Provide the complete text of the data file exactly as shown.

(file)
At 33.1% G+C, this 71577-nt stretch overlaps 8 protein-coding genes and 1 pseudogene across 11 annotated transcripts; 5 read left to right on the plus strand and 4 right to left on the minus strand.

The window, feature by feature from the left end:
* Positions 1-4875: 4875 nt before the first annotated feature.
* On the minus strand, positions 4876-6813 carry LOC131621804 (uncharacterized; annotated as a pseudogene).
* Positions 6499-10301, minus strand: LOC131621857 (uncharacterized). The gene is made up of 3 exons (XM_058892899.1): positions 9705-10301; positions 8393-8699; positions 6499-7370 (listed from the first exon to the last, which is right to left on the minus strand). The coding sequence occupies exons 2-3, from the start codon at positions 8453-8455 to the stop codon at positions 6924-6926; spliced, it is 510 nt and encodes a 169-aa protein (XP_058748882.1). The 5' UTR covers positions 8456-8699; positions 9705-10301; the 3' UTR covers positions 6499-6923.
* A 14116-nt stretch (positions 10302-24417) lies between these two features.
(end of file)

At 33.1% G+C, this 71577-nt stretch overlaps 8 protein-coding genes and 1 pseudogene across 11 annotated transcripts; 5 read left to right on the plus strand and 4 right to left on the minus strand.

The window, feature by feature from the left end:
* Positions 1-4875: 4875 nt before the first annotated feature.
* On the minus strand, positions 4876-6813 carry LOC131621804 (uncharacterized; annotated as a pseudogene).
* Positions 6499-10301, minus strand: LOC131621857 (uncharacterized). The gene is made up of 3 exons (XM_058892899.1): positions 9705-10301; positions 8393-8699; positions 6499-7370 (listed from the first exon to the last, which is right to left on the minus strand). The coding sequence occupies exons 2-3, from the start codon at positions 8453-8455 to the stop codon at positions 6924-6926; spliced, it is 510 nt and encodes a 169-aa protein (XP_058748882.1). The 5' UTR covers positions 8456-8699; positions 9705-10301; the 3' UTR covers positions 6499-6923.
* A 14116-nt stretch (positions 10302-24417) lies between these two features.